Worcester wing Josh Adams makes his Wales debut on Saturday, the English Premiership’s leading try-scorer of the season getting the nod ahead of Hallam Amos. Adams is an exciting prospect in imperial form, and I fully expect him to grab this opportunity with both hands. Indeed, this looks like a side that’s going out there to attack the line and score some tries – something, one could argue, Wales have struggled with of late. With the likes of Stuart Hogg, Ali Price and Huw Jones lining up for Scotland, this could be a high scoring humdinger of a test match.

One final word must go to Josh Navidi, who is quite rightly rewarded for his incredible autumn form with a test start at open-side flanker, ahead of Justin Tipuric. He combines with Aaron Shingler and Ross Moriarty to form a dynamic and potentially formidable back-row. Hamish Watson dominated the breakdown for the Scots in the reverse fixture last year, and this will once again be a fascinating tussle.

The Six Nations 2018. Let battle commence!

Wales: Leigh Halfpenny (Scarlets); Josh Adams (Worcester), Scott Williams (Scarlets), Hadleigh Parkes (Scarlets), Steff Evans (Scarlets); Rhys Patchell (Scarlets), Gareth Davies (Scarlets); Rob Evans (Scarlets), Ken Owens (Scarlets), Samson Lee (Scarlets), Cory Hill (Dragons), Alun Wyn Jones (Ospreys, capt), Aaron Shingler (Scarlets), Josh Navidi (Cardiff Blues), Ross Moriarty (Gloucester).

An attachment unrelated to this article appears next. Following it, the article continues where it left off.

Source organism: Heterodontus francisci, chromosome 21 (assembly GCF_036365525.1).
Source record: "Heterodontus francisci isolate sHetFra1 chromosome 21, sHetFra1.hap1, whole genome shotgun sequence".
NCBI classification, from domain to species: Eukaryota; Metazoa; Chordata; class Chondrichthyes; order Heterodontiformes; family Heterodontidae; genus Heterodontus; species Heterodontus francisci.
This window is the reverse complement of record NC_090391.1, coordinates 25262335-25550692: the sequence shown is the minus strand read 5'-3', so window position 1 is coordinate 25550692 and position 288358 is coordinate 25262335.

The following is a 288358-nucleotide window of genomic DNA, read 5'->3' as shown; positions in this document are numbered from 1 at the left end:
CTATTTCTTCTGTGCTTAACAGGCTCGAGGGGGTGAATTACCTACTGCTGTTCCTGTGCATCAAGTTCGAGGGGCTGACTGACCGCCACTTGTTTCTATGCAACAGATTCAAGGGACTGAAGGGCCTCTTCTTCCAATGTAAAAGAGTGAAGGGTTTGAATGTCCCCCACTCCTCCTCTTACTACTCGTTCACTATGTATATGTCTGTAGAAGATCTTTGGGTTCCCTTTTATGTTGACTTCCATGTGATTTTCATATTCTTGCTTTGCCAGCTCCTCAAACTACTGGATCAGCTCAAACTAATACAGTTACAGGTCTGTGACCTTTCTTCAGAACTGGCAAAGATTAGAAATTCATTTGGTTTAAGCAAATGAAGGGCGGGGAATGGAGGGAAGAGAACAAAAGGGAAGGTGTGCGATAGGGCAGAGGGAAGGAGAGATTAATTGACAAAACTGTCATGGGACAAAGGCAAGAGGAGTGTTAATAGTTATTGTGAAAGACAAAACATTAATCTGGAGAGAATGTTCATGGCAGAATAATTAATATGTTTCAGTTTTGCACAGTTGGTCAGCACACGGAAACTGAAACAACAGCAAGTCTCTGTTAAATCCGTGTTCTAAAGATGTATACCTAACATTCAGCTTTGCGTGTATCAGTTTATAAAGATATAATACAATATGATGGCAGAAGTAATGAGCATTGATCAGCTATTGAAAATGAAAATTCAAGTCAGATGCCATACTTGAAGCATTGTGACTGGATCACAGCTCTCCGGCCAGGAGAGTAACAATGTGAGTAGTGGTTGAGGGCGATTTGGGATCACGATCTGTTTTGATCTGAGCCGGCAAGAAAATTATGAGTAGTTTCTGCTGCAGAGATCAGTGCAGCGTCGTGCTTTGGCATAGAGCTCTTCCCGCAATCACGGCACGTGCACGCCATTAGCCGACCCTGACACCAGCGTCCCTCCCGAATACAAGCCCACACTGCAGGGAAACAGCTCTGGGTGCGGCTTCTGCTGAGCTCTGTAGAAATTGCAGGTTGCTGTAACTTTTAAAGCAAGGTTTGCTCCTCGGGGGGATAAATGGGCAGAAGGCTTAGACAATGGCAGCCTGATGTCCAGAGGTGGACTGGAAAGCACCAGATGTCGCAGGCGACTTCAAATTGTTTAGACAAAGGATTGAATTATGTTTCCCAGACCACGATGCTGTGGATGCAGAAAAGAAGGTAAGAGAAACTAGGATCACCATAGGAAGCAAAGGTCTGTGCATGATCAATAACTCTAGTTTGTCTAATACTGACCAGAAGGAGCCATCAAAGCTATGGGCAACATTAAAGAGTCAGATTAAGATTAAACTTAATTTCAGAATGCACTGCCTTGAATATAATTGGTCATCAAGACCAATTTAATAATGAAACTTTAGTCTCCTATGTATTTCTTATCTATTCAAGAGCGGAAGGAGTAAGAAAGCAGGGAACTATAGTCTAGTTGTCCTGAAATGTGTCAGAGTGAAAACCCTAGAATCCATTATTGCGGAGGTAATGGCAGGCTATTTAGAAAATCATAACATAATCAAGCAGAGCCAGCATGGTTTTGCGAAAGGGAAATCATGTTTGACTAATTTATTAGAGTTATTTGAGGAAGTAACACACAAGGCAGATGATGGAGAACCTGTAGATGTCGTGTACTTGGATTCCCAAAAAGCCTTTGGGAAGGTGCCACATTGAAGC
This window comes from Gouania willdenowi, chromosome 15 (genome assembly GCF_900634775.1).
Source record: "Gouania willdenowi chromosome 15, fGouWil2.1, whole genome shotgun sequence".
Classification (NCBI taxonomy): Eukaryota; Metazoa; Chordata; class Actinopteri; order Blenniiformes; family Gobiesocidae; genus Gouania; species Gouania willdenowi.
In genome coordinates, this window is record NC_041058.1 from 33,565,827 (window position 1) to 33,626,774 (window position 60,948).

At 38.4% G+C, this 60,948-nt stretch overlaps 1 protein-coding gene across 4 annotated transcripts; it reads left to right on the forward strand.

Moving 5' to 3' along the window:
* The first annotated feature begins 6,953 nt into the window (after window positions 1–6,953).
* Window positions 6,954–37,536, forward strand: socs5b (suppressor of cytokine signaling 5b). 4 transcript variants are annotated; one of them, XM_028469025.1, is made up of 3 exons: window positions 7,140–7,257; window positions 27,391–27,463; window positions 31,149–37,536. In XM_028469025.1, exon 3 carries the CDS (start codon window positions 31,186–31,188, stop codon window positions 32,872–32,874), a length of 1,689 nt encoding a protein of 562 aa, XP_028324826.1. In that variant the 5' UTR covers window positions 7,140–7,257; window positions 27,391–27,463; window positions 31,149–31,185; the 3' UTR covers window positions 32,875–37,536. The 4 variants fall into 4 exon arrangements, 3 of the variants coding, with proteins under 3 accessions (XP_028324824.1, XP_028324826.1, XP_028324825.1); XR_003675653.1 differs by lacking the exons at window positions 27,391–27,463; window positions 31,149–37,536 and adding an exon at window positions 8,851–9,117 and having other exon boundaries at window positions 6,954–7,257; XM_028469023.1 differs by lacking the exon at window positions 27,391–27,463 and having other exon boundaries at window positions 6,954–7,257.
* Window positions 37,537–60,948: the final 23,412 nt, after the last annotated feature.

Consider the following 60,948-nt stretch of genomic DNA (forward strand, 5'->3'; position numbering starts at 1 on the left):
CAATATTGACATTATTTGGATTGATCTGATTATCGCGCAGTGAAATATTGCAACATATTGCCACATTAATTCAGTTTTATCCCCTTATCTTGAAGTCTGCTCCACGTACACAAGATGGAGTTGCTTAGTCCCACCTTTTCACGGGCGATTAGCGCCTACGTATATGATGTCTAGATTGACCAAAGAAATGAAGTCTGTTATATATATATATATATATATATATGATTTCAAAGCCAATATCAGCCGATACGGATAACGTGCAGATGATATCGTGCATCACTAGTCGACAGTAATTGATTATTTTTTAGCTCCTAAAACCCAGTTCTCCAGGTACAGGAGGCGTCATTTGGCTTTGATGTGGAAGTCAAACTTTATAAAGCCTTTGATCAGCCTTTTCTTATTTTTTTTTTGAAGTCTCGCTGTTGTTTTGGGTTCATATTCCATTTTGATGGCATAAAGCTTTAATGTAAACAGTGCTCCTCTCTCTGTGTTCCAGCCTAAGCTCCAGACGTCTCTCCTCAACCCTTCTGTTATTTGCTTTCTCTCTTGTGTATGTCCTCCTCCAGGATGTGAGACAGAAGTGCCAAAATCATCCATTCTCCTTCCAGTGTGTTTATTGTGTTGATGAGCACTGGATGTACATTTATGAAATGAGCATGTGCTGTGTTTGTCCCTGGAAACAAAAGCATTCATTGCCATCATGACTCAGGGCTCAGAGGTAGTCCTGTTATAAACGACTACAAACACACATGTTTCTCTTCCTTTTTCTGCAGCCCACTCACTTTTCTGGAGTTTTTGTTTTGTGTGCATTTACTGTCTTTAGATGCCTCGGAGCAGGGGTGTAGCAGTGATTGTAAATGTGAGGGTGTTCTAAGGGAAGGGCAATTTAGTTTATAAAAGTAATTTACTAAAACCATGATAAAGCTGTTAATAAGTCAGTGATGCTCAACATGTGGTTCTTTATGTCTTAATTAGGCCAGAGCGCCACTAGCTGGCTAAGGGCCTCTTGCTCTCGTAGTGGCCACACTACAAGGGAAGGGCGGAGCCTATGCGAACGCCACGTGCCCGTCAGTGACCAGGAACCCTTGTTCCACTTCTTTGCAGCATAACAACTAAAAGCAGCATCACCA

Replacements: Elliot Dee (Dragons), Wyn Jones (Scarlets), Tomas Francis (Exeter Chiefs), Bradley Davies (Ospreys), Justin Tipuric (Ospreys), Aled Davies (Scarlets), Gareth Anscombe (Cardiff Blues), Owen Watkin (Ospreys).

Scotland: Stuart Hogg (Glasgow Warriors); Tommy Seymour (Glasgow Warriors), Chris Harris (Newcastle Falcons), Huw Jones (Glasgow Warriors), Byron McGuigan (Sale Sharks); Finn Russell (Glasgow Warriors), Ali Price (Glasgow Warriors); Gordon Reid (London Irish), Stuart McInally (Edinburgh), Jon Welsh (Newcastle Falcons), Ben Toolis (Edinburgh), Jonny Gray, John Barclay (Scarlets, captain), Hamish Watson (Edinburgh), Cornell du Preez (Edinburgh).